Presentation is loading. Please wait.

Presentation is loading. Please wait.

Dana Hrnčířová Dpt. of Nutrition, 3rd Faculty of Medicine, Charles University in Prague.

Similar presentations

Presentation on theme: "Dana Hrnčířová Dpt. of Nutrition, 3rd Faculty of Medicine, Charles University in Prague."— Presentation transcript:

1 Dana Hrnčířová Dpt. of Nutrition, 3rd Faculty of Medicine, Charles University in Prague

2 In general, people who exclude meat, poultry, fish, and animal- derived foods from their diets. A wide diversity of dietary practices

3 Vegans (total vegetarians) Lacto-vegetarians Ovo-vegetarians Lacto-ovo- vegetarians Pescaterians Pollo-vegetarians Semi-vegetarian (flexitarians) Raw vegan (raw food diet)

4 USA 2012 National Poll 4% of adults are vegetarians/vegans (approx. 9 million) 1% are vegans (approx. 2 millions) No much difference between male, female, region, or age for actual vegetarians (Harris Interactive poll by the Vegetarian Resource Group) Veg. Statistics - European vegetarian Union


6 Environmental/Ecological Animal welfare Religious Economical Health Family lifestyle

7 Meat replacements: products made to look and taste like meat, fish, poultry Tofu: a curd made from soybean Tempeh: a fermented soybean food Textured soy protein (TSP), soy meat: processed soybeans TOFUTEMPEH TSP

8 Ischemic Heart Disease Hypertension Diabetes Obesity Cancer Osteoporosis Diverticular Disease Gallstones Rheumatoid Arthritis

9 Lower risk of death Adjustment for BMI, smoking habits, social calss Incidence 24% lower in lifelong vegetarians Incidence 57% lower in lifelong vegans Lower TCh, LDL-Ch Higher intakes of fiber, nuts, soy, and plant sterols Lower intakes of SFA Vegetarians 50-100% more fiber than non-vegetarians

10 Lower rates of hypertension: Non-vegetarians > vegetarians > vegans Lower blood pressure Non-vegetarians > vegetarians diet or lower BMI? Beneficial nutrients Potassium, magnesium, antioxidants, fiber, fat 5-10 servings of fruits and vegetables significantly lowers BP

11 Positive associations between intakes of red meat and processed meat and risk of diabetes after adjusting for BMI, total energy intake, exercise … Beneficial nutrients: vegetables, whole-grain foods, legumes, and nuts diets rich in whole-grain foods are associated with improved insulin sensitivity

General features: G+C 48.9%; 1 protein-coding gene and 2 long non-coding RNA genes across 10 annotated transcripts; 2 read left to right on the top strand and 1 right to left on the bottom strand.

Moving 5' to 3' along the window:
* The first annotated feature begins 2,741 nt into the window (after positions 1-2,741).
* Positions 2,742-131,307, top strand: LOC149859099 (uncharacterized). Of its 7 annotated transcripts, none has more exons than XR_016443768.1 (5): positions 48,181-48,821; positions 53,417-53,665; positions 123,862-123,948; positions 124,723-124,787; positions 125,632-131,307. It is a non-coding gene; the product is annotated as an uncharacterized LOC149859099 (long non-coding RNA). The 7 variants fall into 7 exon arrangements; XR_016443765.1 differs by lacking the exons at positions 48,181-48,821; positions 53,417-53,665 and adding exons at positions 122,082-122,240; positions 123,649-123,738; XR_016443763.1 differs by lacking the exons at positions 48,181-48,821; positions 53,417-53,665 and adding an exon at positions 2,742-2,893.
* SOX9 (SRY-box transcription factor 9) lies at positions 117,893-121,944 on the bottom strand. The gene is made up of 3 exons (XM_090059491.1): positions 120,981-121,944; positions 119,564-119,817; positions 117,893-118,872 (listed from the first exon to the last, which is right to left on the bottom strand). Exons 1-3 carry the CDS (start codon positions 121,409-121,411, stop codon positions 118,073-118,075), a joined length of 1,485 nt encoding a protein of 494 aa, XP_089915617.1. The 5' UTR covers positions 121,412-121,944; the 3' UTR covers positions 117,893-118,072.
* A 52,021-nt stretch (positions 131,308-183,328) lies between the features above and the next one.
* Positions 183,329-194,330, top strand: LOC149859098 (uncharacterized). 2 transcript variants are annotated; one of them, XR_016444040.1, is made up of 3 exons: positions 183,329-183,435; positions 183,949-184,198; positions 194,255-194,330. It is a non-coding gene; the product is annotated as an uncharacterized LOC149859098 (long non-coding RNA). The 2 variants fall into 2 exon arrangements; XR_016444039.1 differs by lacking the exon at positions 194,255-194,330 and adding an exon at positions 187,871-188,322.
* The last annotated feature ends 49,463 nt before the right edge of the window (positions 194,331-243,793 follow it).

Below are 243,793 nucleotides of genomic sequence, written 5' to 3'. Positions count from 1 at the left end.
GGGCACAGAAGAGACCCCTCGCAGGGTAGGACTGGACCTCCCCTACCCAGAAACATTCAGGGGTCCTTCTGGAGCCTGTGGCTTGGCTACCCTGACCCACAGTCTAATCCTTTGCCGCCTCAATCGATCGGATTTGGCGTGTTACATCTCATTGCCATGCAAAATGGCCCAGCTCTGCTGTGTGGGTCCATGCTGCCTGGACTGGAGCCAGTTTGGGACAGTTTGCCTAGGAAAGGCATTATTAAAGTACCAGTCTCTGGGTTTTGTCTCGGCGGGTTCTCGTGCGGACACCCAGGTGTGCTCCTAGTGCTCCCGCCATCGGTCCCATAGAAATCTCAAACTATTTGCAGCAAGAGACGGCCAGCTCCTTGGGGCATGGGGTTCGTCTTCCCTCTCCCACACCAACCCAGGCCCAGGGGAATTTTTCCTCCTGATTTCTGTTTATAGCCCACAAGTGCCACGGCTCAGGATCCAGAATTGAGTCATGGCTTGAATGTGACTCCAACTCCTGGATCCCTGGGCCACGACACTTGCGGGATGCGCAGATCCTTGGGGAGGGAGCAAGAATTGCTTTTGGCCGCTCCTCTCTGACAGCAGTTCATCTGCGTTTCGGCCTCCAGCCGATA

12 Vegetarians maintain lower BMI than non-vegetarians Non-vegetarians > vegetarians > vegans (BMI) Lower weight correlates with high intakes of fiber and low intakes of fat

13 Significantly lower rates of cancer nondependent on smoking (Colorectal and prostate cancer) Obesity is significant risk factor for cancer; meat? Cancer-protective dietary factors: Fiber, C, carotenoids, flavonoids, lycopene fruits, vegetables (lung, mouth, esophagus, stomach) Legumes (prostate, stomach) Soy isoflavones (breast) ???

14 Dairy products, green leafy vegetables, and calcium- fortified plant foods – calcium for vegetarians no differences in bone mineral density between omnivores and lacto-ovo-vegetarians Increased intake of friuts and vegetables (K, Mg) - positive effect on the calcium economy High protein intake, especially animal protein, can produce increased calciuria Low protein intakes may increase the risk of low bone integrity

15 Protein quality Vitamin B 12 Omega-3 Fatty Acids Vitamin D Calcium Iron Zinc Protein

16 The combination of plant protein foods which when eaten together provide all the essential amino acids. E.g. combinaton of legumes and grains

17 The more restricted the vegetarian diet, the greater the challenge to achieve a nutritionally adequate diet. The goal: consume a variety of foods to obtain all of the needed nutrients. Nutritional consciousness (Fe, vitamin C, B12, …)


19 Foods 1serving Number of Servings/day Fruits ½ cup fresh/canned/frozen3–4 Vegetables ½ cup cooked/1 cup raw4–6 Whole Grains 1 slice whole-grain bread 1 cup whole-grain cereal, ½ cup cooked rice/pasta 5–8 Legumes ½ cup cooked legumes ½ cup tofu 1 cup soy milk 3–6 Nuts, Seeds ¼ cup nuts or seeds1–3 Plant Oils 1 teaspoonup to 5 Eggs 1 egg 4–6 per week Dairy 1 cup milk/yogurt ¼ cup cheese ½ cup cottage cheese 1–3 Oldways 2013

20 Dietary guidelines for Americans 2010 Position paper of American Dietetic Association 2009 American Heart Association Physicians Committee for Responsible Medicine - Dietary Guidelines Goals and Recommendations Harvard School of Public Health Up-to-date research

Download ppt "Dana Hrnčířová Dpt. of Nutrition, 3rd Faculty of Medicine, Charles University in Prague."

Similar presentations

Ads by Google